April - June 2017.
Eyes Across the Rhine: the Ligue des droits de l’homme and the German Problem, 1914 – 1945
Biography and Publications
My entire career has been spent dealing with aspects of pacifism and human rights in French history. My book, The Politics of Dissent: Pacifism in France, 1919-1939 (Oxford: Clarendon Press, 1991; re-published 2011), was the first book-length treatment in either French or English of interwar French pacifism and is the standard reference work on the subject. For the past twelve years, my work has largely focused on the Ligue des droits de l’homme (LDH), the quintessentially cross-party French Republican organisation founded during the Dreyfus Affair in 1898, which is central to any understanding of French politics in the era of the two world wars.
My goals during the Visiting Fellowship at the Institute for Advanced Studies in the Humanities are twofold. First and foremost, I plan to finish my book manuscript, ‘Eyes Across the Rhine: the Ligue des droits de l’homme and the War Guilt Question, 1914-1945’. The Ligue’s archives were seized by the Gestapo in June 1940 shortly after the Germans’ arrival in Paris following the fall of France and were subsequently captured by the Red Army at the end of the Second World War; they resurfaced only in late 2001 after being repatriated to France from Moscow. Alone amongst historians of the Ligue I have followed the archival trail to Berlin in order to find out what the Germans did with these papers. While at the IASH, I hope to complete this book, which argues that the LDH was obliterated neither by the experience of the Second World War nor by the Nazi invasion of France in May 1940, but rather by the legacy of the last war: the Great War. It was the debate over the origins of the Great War and German war guilt that ultimately came close to destroying the Ligue des droits de l’homme by the end of the 1930s.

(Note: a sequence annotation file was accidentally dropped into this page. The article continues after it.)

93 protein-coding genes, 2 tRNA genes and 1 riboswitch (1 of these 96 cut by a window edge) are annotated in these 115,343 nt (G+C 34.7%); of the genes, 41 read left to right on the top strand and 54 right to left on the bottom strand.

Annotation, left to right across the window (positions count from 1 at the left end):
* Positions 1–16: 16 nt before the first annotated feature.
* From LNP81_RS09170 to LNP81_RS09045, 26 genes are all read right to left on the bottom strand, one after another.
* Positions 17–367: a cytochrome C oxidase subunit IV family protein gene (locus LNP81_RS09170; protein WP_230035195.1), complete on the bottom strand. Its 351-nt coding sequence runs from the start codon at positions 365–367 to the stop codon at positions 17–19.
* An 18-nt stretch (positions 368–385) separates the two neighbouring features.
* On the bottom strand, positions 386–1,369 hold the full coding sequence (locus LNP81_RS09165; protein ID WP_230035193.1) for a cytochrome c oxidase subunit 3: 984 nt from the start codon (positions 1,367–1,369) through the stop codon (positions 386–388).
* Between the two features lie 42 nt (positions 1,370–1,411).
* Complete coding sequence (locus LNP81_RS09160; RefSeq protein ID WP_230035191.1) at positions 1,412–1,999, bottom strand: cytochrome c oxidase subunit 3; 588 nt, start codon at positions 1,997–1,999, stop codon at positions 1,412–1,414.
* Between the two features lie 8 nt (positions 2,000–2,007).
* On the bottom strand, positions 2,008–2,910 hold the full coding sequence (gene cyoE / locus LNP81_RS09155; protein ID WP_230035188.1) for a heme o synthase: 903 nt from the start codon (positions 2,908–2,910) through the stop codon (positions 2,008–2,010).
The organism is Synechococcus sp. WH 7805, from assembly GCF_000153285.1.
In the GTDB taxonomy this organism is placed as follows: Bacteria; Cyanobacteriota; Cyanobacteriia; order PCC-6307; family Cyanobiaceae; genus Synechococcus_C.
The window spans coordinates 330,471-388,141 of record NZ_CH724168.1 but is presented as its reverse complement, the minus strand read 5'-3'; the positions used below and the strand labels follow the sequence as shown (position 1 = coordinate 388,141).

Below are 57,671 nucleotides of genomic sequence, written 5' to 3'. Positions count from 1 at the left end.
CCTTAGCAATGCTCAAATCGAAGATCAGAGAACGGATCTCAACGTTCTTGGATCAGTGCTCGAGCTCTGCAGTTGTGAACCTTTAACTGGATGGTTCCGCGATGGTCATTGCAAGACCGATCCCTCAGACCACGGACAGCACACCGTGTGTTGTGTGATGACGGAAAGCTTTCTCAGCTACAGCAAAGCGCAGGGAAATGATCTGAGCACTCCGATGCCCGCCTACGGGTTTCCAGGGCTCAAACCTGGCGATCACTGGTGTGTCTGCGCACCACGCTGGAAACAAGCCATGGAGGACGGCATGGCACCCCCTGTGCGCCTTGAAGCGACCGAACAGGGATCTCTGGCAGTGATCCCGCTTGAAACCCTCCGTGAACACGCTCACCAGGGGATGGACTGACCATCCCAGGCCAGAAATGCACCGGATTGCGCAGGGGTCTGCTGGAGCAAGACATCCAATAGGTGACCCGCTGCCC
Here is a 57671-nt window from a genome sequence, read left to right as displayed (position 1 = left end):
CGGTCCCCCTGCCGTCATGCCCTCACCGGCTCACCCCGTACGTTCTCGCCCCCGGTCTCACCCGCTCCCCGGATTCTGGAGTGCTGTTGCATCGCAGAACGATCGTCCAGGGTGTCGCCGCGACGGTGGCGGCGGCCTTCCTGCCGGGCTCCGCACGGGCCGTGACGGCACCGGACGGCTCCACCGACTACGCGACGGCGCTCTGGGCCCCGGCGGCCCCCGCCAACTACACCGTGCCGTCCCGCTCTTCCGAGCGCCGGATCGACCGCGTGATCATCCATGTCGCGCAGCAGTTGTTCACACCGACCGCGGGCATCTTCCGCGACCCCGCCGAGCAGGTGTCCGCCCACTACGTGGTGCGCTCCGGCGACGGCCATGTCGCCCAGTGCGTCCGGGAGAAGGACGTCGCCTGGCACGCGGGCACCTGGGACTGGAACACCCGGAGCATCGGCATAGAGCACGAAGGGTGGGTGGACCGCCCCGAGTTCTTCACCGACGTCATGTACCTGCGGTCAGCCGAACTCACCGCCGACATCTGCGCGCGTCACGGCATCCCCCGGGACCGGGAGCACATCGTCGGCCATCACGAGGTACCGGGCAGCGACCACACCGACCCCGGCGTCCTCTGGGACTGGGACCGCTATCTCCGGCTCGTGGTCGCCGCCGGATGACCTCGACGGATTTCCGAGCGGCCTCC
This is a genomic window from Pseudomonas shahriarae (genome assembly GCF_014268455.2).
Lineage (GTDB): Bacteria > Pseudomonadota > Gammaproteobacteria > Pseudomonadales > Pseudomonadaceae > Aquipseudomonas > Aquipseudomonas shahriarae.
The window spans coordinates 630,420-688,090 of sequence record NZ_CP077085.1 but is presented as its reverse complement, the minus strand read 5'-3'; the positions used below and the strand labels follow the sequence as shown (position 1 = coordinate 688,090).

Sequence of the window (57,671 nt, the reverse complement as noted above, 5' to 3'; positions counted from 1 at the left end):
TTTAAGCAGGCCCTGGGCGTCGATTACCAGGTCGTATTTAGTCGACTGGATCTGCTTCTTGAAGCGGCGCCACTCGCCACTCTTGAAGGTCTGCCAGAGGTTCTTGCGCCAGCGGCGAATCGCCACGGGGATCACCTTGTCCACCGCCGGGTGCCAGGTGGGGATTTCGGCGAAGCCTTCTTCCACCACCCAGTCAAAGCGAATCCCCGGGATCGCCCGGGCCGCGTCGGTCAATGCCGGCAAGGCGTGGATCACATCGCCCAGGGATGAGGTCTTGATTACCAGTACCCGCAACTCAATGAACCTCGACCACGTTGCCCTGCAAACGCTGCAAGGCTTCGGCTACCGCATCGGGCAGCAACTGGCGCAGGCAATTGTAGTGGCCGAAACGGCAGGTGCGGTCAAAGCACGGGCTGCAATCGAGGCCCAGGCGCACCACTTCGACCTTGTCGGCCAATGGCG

Secondly, I am beginning work on a new book project that examines the ways in which the foreign offices of France and Germany imagined, reacted to, and attempted to manipulate the peace movement and pacifism from the end of the Great War to the outbreak of the Second World War. The French and the Germans envisaged the “peace question” very differently: for the French, the peace movement was above all a domestic “problem” to be dealt with inside France, whereas for the Germans it was seen as a foreign policy opportunity to be manipulated to German ends.
Relevant publications since 2010:
The Politics of Dissent: Pacifism in France, 1919-1939. (Oxford: Clarendon Press, 1991; re-published in 2011), 366 pp.
‘The Crucible of War: The Ligue des droits de l’homme and the Debate on the ‘Conditions for a Lasting Peace’ in 1916’ in French Historical Studies April 2016, pp. 347-371.
‘The Enduring Legacy of 1914: Historical Dissent, the Ligue des droits de l’homme, and the Origins of Pacifisme nouveau style’, in Synergies: Royaume Uni/Irlande no. 4 (2011), pp. 85-94.
‘La Ligue des droits de l’homme et le problème allemand’, Revue d’histoire diplomatique 124, 2 (June 2010), pp. 119-131.
‘A la Recherche d’une guerre gagnée: the Ligue des droits de l’homme and the War Guilt Question (1918-1922)’, French History 24, 2 (June 2010), pp. 218-235.
‘Pacifism, the Fascist Temptation, and the Ligue des droits de l’homme’, in Samuel Kalman and Sean Kennedy, eds., The French Right between the Wars: Political and Intellectual Movements from Conservatism to Fascism (Oxford and New York: Berghahn Books, 2014), pp. 81-94.